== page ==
Article by WAHA CEO Scott Barber, for Sourceable.
With workplace risk profiles constantly changing and the training & equipment maintenance requirements increasing each year, many organisations go into reactive mode with regards to managing their working at heights systems and PPE.
As a result, we see organisations adopting a “tick the box” risk management system just to meet the minimum compliance requirements.
We need to look to more effective and proactive ways to manage the changing risks of our workplaces and ensure safety protocols meet these needs. When we do this, we discover ways to remove the layers of complexity from equipment application and selection, make it more simple to train our teams and maintain their skills, ensure what we specify is fit for purpose and all while comply with any Regulatory requirements we face.
The High Cost of Worker Non-Compliance
When a decision is made to work at height without applying the basics of safe work practice, regardless if the task will take just a few minutes or is occurring at a low height, the risks, and potential costs, can be enormous.
Fall-related injuries and deaths can be devastating on a physical, emotional, and financial level for the worker, the worker’s family, and the employer. In addition to the potential loss of life or serious life-altering injuries, a fall can easily cripple or bankrupt a business.
What do you need to do?
Applying the Hierarchy of Controls is the first step in addressing the risk:
- Avoid work at heights, where possible.
- When it is necessary to work at heights, ensure that workers are not exposed to unnecessary risks.
- Where it is not possible to eliminate fall risk, use a suitable fall protection system to minimize consequences of a fall.
- Choose PPE and access methods that allow workers to perform their tasks with minimal interference.
How do you decide what equipment to use?
The nature of the work being carried out needs to be the starting point as not all harness and connection methods will be suitable for all tasks. As part of the risk profiling, the potential for passive protection measures needs to be addressed before prioritising personal protection (PPE) measures.
When addressing equipment selection criteria look at all the risks, not just those associated with the ‘use’ phase. Duration and frequency of use will help determine whether permanent solutions are required, or if the application of a PPE based access method is more suitable.
What is passive protection?
Passive protection is a system design which can protect more than one person and, once properly installed or erected, requires minimal actions by the user to make sure it will perform. Examples include hand rails, scaffolds and Elevated Work Platforms (EWPs) which use guard rails to reduce the risk of a fall.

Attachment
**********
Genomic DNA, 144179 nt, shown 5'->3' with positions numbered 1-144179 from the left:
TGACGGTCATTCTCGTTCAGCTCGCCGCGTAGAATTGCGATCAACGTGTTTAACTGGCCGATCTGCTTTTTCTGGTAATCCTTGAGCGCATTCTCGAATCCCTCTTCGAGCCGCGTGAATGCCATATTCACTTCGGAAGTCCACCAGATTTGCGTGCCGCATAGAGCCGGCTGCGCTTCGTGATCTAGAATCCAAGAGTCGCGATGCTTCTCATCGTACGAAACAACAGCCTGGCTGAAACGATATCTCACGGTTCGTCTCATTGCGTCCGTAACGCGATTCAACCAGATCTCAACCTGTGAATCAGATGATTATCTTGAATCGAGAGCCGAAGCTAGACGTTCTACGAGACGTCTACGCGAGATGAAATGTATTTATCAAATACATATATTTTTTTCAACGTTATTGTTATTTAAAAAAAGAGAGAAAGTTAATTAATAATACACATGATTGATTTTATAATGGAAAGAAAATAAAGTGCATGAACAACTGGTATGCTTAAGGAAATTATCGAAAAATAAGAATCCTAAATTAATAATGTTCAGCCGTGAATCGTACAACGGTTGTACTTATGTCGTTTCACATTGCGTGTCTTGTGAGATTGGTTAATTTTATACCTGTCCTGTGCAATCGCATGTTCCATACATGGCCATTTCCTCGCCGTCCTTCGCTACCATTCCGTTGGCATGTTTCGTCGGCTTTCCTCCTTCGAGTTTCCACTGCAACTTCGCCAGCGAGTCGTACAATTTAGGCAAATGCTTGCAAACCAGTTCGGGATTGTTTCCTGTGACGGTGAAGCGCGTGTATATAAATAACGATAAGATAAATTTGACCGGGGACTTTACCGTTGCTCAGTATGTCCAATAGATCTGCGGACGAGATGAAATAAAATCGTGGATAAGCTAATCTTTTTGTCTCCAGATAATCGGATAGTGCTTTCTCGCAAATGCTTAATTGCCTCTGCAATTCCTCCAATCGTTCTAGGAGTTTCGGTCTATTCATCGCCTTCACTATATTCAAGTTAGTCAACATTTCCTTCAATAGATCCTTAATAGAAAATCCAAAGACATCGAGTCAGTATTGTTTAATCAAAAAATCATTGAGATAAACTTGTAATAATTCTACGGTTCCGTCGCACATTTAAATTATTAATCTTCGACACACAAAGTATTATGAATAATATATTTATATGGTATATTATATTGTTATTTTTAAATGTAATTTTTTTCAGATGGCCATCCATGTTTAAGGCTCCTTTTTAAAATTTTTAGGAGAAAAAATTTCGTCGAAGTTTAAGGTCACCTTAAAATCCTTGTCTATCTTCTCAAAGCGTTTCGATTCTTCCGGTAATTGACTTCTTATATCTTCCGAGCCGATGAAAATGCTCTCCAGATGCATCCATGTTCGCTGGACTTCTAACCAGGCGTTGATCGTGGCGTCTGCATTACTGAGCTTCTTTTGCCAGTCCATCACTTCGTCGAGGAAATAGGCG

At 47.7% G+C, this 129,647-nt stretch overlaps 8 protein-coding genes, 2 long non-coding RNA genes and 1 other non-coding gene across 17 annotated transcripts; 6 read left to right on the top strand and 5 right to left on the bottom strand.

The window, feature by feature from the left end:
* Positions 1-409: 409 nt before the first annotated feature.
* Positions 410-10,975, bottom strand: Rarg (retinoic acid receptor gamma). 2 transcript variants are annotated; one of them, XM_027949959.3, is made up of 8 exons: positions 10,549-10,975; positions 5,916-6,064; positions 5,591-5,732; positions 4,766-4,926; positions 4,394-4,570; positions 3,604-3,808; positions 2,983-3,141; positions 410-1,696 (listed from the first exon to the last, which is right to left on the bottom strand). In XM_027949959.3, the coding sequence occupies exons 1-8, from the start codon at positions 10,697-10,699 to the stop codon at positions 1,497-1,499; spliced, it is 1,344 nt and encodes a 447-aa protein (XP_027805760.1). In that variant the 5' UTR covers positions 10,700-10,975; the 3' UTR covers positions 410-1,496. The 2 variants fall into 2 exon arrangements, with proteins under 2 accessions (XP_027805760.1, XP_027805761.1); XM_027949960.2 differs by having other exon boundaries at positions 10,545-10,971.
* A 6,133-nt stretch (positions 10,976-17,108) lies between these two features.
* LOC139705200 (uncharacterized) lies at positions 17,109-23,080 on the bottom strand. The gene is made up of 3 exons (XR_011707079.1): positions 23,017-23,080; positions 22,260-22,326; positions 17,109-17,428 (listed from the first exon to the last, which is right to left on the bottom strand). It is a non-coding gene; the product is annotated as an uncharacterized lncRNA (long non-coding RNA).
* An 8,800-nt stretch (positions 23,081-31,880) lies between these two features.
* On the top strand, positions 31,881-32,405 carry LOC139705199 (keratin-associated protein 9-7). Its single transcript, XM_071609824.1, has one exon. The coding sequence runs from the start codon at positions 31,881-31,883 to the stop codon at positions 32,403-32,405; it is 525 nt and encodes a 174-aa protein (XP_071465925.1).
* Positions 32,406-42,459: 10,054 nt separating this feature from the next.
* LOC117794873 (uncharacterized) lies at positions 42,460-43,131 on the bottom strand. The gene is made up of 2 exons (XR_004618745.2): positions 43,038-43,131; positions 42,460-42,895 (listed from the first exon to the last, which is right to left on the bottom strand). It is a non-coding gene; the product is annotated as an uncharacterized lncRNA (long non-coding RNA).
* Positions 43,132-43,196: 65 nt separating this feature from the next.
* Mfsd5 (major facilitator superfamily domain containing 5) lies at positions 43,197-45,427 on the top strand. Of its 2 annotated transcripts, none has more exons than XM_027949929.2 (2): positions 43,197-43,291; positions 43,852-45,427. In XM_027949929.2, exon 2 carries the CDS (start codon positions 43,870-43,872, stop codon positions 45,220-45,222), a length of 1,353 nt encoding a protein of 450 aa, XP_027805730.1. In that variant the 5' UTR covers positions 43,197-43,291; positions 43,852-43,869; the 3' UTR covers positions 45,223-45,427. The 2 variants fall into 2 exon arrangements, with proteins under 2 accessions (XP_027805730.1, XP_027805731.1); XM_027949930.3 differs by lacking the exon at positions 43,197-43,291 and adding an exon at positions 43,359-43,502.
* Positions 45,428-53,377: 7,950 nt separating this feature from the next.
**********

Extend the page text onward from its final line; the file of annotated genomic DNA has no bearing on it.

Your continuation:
What is personal protection?
Personal protection is equipment which provides protection to the user/wearer only and requires actions by the individual, including correct fitting and adjusting, for it to perform appropriately. Examples include fall arrest equipment including harnesses, lanyards, Personal Fall Limiters (PFLs) and Self Retracting Life Lines (SRLs) which minimise the consequences of a fall.
This also includes fixed/engineered systems like Horizontal Life Lines and Vertical Life Lines (ladder systems) to provide permanent connection means in collaboration with appropriate PPE.
This method is termed “Collective Protection” as it involves multiple elements from the Hierarchy of Controls.
Please note, the use of personal protection requires appropriate training in working at height, and consideration for skills maintenance should be accommodated in any ongoing training matrix.
What else do you need to do?
Ensure all personnel who select, assemble, use and supervise the use of the equipment have been suitably trained and have access to all the relevant information relating to their safe use. This includes understanding equipment cross-compatibility and the inspection and maintenance requirements as per the manufacturer’s guidelines and all relevant Standards.
If you have not determined the available clearance below the working surface and calculated your total fall clearance properly, then a fall leading to potential serious or fatal injuries may still occur regardless of the fall arrest system being used.
Safe fall clearance is required to ensure that any fall from a working platform will be arrested before a worker can impact the ground or any other obstruction such as building extrusions, machinery or pipework.
Scott Barber is Chief Executive Officer of the Working at Height Association of Australia